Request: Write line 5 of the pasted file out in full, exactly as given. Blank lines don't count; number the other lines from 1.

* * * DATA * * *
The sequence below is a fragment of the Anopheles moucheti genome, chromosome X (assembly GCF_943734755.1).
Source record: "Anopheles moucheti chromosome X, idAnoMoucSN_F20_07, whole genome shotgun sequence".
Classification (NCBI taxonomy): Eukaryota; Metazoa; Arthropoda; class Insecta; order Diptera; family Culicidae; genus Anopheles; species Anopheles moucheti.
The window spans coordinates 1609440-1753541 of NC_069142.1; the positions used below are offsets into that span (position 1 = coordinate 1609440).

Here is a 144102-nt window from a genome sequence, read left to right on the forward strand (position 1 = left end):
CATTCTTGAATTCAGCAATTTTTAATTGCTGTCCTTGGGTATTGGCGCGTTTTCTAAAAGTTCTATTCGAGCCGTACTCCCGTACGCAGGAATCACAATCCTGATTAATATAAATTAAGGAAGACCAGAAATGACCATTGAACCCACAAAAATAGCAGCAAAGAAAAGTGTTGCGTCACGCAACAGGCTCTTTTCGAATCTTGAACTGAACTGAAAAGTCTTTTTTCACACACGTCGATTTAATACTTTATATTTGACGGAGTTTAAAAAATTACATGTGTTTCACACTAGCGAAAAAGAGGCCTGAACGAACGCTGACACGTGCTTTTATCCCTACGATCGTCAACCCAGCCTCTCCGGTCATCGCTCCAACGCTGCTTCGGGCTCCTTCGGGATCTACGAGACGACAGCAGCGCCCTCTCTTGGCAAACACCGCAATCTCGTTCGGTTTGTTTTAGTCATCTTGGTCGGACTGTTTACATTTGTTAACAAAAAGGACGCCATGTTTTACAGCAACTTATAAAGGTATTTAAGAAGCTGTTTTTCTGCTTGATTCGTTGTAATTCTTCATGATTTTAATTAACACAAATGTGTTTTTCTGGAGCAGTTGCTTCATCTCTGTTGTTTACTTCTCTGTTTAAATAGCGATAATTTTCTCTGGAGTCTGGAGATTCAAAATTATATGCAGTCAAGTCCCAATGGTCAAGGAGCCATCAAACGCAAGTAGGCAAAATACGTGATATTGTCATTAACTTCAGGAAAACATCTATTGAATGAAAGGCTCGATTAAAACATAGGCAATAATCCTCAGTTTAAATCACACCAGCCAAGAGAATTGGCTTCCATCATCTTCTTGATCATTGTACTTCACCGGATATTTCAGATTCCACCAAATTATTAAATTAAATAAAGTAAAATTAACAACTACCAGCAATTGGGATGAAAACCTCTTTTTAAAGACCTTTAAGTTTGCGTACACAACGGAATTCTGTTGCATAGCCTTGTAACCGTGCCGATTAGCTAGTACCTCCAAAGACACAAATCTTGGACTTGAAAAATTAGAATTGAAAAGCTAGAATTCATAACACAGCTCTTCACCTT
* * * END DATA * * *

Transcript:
Here is a 144102-nt window from a genome sequence, read left to right on the forward strand (position 1 = left end):